• Very interesting comment.  Certainly I’ve pondered this long survivorship of Australian birds before, and this applies as much in the tropical north as it does in temperate Aust.  Perhaps the best example that surprised me was from the Iron Range Cape York expeditions, where the 2008 banding trip turned up (I think) five birds which were banded on the first major expedition in 1990!  These were little shrike-thrushes, white-faced robins and yellow-spotted Honeyeaters, from memory.  All sedentary birds.  It seems that if these birds are able to survive the first year or so and then claim a territory, then they just keep ticking on.  The flipside of this situation, though, is that recruitment (ie addition of birds to the breeding population) must be quite low – I don’t know whether this is due to low breeding output, or subsequent high mortality of younger naïve birds. 
  • Another observation I would add is that at the banding sites at Weddins and Charcoal Tank the number of old re-traps now is very low and there are very many young birds now being trapped (which indicates some form of recovery after the long drought).  Nonetheless there have been some very old birds in their late teens recorded at these sites.
 Anthony Overs, another Bander, then added:
  • Thanks Denis, and thanks Paul for the summary from the banding scheme database.
  • Overseas visitors are often astounded by the fact that our birds are so long lived. Many years ago, during some banding work at Barren Grounds, I had immense pleasure in showing a recaptured Brown Thornbill to some foreign visitors; the bird was 15 years old, it weighed seven grams and had been retrapped a dozen times in the same spot, right by the warden's residence. In the same day I retrapped a 12 year old "scrubbie" and two 10 year old Eastern Spinebills. From memory (which is fading...) the birds were all adults when banded, so those ages are a minimum!! That Brown Thornbill could have been ten years old when it was initially banded. Known age birds such as juveniles and immatures are so important in banding studies as it gives you a baseline or starting point. As an example, that's how Bill Lane worked out that male Satin Bowerbirds got their black plumage in their sixth and seventh years, by banding juveniles and recapturing them repeatedly.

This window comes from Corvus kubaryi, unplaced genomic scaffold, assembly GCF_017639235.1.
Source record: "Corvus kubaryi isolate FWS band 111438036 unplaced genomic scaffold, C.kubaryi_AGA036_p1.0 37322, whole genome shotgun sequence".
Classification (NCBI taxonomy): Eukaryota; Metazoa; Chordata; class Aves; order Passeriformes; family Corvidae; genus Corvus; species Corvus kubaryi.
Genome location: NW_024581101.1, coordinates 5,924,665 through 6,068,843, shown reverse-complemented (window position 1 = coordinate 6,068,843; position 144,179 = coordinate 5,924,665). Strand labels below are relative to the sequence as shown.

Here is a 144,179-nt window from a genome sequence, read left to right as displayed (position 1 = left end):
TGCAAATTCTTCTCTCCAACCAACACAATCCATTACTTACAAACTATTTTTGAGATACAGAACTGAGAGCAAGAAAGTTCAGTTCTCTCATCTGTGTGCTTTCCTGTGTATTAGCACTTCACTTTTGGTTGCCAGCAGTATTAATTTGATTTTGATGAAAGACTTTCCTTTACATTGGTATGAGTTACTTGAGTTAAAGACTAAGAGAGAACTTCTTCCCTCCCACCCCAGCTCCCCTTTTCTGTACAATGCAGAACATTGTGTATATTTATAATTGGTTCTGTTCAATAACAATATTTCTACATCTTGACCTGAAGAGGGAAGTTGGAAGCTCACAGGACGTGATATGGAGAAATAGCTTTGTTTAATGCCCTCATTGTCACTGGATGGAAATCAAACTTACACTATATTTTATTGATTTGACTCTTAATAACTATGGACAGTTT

I hope you have found this as interesting as I did in pulling these memories together, and getting useful contributions from other Birders.


mick said...

Thanks Denis for a very interesting post. I'm going to book mark it for future reference.

Jennifer Quan said...

I am your 100th site member! Great blog, my friend Cindy shared it with me as yours is one of her most favourites. It was fascinating to read the information you have compiled about various bird species from your work in banding. Invaluable knowledge can now enhance the birding community's appreciation for these species. Keep up the great work!!

Swan Pond said...

Terrific post Dennis, thanks. I found it really interesting and I am sure many others will too. Sometimes when I photograph birds I wonder if they are ones I've seen earlier. There is a one eyed currawong on Mt Majura that I have seen on a few occasions. It's interesting the tiny birds live so long don't you think? What is going on on in other places that the birds are not as long lived?

I photographed what looks like a very old cockatoo If you have any ideas about the feather loss I'd be interested.


Denis Wilson said...

Thanks Mick, Jennifer and Megan.
Glad you all found that Blog post interesting.
I found it interesting to write, and thanks to the other Banders who provided the necessary details to make the story work.
Years of volunteer labour, needless to say, by (largely) amateur Bird Banders lies behind those figures.
Glad to be able to help pull the facts together into a cohesive "story". It helps when I get enthusiastic feedback such as your comments.